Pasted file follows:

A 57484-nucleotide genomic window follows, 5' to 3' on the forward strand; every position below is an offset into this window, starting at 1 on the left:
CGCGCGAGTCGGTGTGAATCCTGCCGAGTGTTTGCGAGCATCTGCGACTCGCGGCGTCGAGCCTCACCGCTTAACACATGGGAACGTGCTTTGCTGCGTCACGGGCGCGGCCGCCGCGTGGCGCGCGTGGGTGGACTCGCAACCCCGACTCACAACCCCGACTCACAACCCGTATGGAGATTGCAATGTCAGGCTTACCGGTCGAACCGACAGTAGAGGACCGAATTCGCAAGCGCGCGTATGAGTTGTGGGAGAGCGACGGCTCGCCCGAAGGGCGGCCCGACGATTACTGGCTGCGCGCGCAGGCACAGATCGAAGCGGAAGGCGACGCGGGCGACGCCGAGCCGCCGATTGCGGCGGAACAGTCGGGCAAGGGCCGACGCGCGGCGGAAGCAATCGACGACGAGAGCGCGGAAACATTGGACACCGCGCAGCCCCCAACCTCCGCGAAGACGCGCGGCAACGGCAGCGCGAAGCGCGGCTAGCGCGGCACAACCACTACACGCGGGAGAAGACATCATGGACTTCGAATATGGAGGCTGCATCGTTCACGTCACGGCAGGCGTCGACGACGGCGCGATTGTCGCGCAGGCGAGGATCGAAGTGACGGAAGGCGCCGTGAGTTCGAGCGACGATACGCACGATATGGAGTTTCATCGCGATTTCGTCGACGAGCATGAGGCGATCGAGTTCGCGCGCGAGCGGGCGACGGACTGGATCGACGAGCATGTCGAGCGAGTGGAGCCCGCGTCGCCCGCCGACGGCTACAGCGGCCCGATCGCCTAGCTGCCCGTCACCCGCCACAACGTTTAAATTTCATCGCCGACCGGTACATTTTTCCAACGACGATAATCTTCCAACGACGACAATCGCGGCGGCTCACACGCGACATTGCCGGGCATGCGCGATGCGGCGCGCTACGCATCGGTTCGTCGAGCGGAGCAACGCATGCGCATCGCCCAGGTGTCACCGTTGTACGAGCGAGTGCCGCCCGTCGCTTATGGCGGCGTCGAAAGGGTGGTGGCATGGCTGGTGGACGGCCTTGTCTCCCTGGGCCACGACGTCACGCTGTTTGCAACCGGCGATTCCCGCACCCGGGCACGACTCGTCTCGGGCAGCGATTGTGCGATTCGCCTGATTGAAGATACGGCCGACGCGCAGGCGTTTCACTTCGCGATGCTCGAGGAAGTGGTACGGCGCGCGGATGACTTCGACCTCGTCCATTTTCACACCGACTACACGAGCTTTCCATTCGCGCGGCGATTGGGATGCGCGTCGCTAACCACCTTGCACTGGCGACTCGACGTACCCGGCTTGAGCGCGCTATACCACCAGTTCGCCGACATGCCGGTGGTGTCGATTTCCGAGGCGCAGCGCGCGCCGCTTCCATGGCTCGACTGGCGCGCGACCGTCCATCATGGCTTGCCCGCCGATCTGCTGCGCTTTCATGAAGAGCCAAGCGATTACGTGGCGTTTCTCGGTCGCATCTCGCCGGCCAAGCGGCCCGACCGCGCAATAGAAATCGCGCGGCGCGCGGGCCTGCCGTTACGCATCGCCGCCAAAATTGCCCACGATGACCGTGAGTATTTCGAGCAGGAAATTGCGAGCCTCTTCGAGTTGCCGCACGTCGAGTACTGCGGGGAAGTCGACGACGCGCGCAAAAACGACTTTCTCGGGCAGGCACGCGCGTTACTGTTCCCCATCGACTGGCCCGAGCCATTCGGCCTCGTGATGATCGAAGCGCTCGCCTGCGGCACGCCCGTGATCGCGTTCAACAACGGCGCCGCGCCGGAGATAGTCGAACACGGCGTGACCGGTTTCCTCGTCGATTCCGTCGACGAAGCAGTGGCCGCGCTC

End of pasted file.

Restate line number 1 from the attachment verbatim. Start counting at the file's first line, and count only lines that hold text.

A 57484-nucleotide genomic window follows, 5' to 3' on the forward strand; every position below is an offset into this window, starting at 1 on the left: